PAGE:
One of the most important things that religion offers is a sense of being part of something larger than oneself. When we are part of the synagogue, as an example, we have the opportunity to bind ourselves to a community, and this can make life less isolating. We may feel uplifted and inspired by the words, presence, and actions of others. We have the sense, most of all, that we need not go it alone.
The same is true for us as a synagogue. Our predecessors at Peninsula Temple Sholom decided to be part of a larger movement, the Union of American Hebrew Congregations, and that meant we were part of the liberal Reform Movement of Judaism. Now called the Union for Reform Judaism (URJ), the parent organization of our Reform synagogues has undergone many changes since its founding but still provides a way for us to feel connected to the larger Jewish world.
In November, leaders of the URJ came to PTS for an afternoon of learning with lay and clergy leaders from our area – which included participants like members of our own Board of Trustees as well as rabbis from as far away as Las Vegas. We learned about what it is that the URJ brings to us as a movement and the resources it provides to individual congregations.
Gallery: URJ Afternoon of Learning
As a rabbi, I’ve been inspired and aided by the URJ over the last 20 plus years. Sometimes, the national movement has inspired me to push my congregation in a certain direction. For instance, it was Rabbi Rick Jacobs — president of the URJ — who introduced all of us to the idea of audacious hospitality, making every person who walks through the doors of our synagogues feel welcome. At PTS we took that idea and made it our own — with service greeters and by having our High Holy Day tickets be name badges that make it easier to greet each other warmly, by name, as we come together on the holiest days of the year.
Another way the URJ supports what we do is by helping us feel that with our own homegrown initiatives we don’t have to reinvent the wheel. An example of this is our Caring Community, which grew out of our own Kolot Initiative. It’s not a new idea for congregations to develop robust Caring Communities and the leader of our PTS initiative, Linda Korth, drew heavily upon URJ resources to learn what other congregations have done and accomplished in this realm.
Another way the URJ supports our work is through the Religious Action Center, a great resource for social justice and social action work. I recently gave a talk on gun violence here at PTS and was happy to point congregants who are interested in the topic toward the resources available through the RAC. Another great RAC program we have been a part of is the L’Taken social justice seminar for teens at the RAC’s headquarters in Washington, D.C. I have taken PTS teens to the program in the past, and will do so again this winter. It’s a wonderful way to introduce the next generation to the notion that as Jews we have a responsibility to care for each other and our world. It also provides the tools to empower our youth to find their voices and make a difference.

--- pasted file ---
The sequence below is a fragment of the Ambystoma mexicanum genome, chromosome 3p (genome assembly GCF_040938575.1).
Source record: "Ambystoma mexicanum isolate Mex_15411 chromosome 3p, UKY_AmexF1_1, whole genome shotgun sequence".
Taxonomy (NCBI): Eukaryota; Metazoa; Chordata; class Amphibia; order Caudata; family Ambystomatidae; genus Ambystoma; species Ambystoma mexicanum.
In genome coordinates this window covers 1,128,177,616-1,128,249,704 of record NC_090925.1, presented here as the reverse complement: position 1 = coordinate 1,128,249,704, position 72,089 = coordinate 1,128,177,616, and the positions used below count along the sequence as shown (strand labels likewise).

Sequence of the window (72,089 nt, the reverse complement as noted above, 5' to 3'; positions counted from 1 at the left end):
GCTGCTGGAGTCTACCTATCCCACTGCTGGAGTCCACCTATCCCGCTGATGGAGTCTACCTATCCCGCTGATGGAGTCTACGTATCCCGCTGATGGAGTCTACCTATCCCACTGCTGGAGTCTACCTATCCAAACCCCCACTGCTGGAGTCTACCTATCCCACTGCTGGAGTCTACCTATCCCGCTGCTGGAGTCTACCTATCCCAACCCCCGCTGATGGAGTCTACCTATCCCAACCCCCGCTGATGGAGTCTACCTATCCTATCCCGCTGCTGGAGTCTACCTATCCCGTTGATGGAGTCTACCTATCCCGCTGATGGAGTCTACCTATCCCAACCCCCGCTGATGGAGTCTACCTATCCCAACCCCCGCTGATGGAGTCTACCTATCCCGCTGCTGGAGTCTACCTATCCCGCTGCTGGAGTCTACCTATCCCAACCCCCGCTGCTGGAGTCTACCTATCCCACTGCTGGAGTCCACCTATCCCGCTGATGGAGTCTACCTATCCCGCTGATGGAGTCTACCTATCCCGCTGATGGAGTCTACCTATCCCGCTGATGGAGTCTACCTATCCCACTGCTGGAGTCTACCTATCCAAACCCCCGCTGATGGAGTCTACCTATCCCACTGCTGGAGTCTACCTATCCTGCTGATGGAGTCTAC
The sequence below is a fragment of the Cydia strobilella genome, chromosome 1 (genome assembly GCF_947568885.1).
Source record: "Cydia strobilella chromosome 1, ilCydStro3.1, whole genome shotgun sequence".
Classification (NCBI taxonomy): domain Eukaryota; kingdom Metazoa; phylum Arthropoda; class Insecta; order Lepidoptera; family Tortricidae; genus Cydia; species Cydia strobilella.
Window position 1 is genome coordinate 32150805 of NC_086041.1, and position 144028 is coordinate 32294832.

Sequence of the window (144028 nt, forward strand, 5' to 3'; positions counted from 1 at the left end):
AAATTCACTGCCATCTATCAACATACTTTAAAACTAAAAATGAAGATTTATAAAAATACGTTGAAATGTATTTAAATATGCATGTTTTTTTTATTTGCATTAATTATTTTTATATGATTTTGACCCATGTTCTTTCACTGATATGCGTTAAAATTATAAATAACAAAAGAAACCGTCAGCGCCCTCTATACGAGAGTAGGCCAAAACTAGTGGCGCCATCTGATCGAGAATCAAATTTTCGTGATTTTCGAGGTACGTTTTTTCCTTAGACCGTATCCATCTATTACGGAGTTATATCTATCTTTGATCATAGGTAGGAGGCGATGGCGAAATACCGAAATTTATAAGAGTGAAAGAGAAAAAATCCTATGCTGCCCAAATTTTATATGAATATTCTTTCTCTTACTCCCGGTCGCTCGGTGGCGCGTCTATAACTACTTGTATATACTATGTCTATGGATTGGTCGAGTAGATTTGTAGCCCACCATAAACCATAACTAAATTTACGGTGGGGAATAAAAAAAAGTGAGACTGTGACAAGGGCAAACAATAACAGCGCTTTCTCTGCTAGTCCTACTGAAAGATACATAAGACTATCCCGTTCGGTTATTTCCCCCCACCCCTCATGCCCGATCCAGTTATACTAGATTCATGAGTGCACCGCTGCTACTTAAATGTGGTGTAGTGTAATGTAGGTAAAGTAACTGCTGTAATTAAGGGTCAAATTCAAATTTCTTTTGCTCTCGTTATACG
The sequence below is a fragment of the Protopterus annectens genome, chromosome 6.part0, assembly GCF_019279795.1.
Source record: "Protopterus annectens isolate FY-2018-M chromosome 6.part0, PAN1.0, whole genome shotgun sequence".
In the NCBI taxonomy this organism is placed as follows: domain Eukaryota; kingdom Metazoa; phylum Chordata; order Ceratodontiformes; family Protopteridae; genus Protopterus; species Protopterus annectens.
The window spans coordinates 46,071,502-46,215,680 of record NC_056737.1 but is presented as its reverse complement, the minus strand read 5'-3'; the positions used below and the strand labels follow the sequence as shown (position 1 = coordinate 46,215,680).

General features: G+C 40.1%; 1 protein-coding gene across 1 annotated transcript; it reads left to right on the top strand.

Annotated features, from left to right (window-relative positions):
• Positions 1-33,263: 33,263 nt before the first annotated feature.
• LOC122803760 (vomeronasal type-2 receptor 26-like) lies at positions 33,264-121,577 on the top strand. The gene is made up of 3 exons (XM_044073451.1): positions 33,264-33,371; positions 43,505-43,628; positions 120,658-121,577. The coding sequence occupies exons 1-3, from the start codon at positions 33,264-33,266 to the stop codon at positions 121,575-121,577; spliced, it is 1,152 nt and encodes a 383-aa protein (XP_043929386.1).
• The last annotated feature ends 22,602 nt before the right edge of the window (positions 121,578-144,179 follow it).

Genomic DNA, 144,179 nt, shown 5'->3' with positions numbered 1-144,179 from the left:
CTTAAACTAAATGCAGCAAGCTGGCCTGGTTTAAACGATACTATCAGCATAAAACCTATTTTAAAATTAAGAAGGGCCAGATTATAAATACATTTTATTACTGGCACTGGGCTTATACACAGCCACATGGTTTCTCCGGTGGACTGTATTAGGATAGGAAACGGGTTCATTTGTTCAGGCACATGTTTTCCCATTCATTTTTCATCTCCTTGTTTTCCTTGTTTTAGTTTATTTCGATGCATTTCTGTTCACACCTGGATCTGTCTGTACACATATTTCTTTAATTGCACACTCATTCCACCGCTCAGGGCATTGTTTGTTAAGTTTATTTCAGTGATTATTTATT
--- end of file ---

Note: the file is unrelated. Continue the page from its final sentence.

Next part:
Lay leaders of our congregation have also found the URJ to be a place to share ideas and experiences. In particular, our five most recent past presidents, as well as our current president Lauren Schlezinger, have attended the URJ Scheidt Seminar for synagogue presidents and presidents-elect. All have found the connections made there with other synagogue presidents to be invaluable. They also networked with URJ leaders, participated in discussions about everyday synagogue problems, thought about lessons our Torah teaches about governance, honed leadership skills, and increased their Jewish knowledge.
Yet another way we here at PTS are directly touched by the URJ is through Camp Newman, which is part of our Reform movement’s nationwide network of summer camps. We are one of the top congregations in our area in terms of the number of children we send to Camp Newman every year — to summer as well as school-year programs. Having had a Jewish camp experience is still one of the best predictors of a young person’s lifelong commitment to leading a Jewish life, so the importance of these camps in our Jewish world cannot be overstated.
I encourage all of you to visit the websites of the URJ (reformjudaism.org) and the Religious Action Center (rac.org) to see for yourself resources that are available and to learn about the national conversations going on throughout our movement. We are a part of building not just our own house of worship but a national tent under which all Reform Jews can find connection and comfort. Let us continue our work together to strengthen our tent, to make sure it’s always open to all who seek shelter there, and to continue to work together to heal our world.